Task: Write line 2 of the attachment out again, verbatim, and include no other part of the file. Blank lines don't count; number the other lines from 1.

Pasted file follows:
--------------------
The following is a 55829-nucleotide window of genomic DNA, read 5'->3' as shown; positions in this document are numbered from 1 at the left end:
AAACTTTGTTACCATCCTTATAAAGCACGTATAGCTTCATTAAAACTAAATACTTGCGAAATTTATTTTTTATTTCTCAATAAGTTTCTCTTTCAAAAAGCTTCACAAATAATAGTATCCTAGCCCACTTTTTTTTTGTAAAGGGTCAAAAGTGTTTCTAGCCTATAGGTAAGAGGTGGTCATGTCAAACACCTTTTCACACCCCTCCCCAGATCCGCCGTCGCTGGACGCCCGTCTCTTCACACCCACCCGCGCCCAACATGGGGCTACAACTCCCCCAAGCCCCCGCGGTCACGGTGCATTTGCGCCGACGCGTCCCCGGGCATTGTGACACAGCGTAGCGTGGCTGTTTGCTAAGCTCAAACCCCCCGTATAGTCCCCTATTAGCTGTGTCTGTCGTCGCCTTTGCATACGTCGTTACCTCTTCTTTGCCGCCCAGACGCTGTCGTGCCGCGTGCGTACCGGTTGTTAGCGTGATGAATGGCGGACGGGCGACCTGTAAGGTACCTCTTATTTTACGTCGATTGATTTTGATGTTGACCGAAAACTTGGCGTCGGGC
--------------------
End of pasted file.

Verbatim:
AAACTTTGTTACCATCCTTATAAAGCACGTATAGCTTCATTAAAACTAAATACTTGCGAAATTTATTTTTTATTTCTCAATAAGTTTCTCTTTCAAAAAGCTTCACAAATAATAGTATCCTAGCCCACTTTTTTTTTGTAAAGGGTCAAAAGTGTTTCTAGCCTATAGGTAAGAGGTGGTCATGTCAAACACCTTTTCACACCCCTCCCCAGATCCGCCGTCGCTGGACGCCCGTCTCTTCACACCCACCCGCGCCCAACATGGGGCTACAACTCCCCCAAGCCCCCGCGGTCACGGTGCATTTGCGCCGACGCGTCCCCGGGCATTGTGACACAGCGTAGCGTGGCTGTTTGCTAAGCTCAAACCCCCCGTATAGTCCCCTATTAGCTGTGTCTGTCGTCGCCTTTGCATACGTCGTTACCTCTTCTTTGCCGCCCAGACGCTGTCGTGCCGCGTGCGTACCGGTTGTTAGCGTGATGAATGGCGGACGGGCGACCTGTAAGGTACCTCTTATTTTACGTCGATTGATTTTGATGTTGACCGAAAACTTGGCGTCGGGC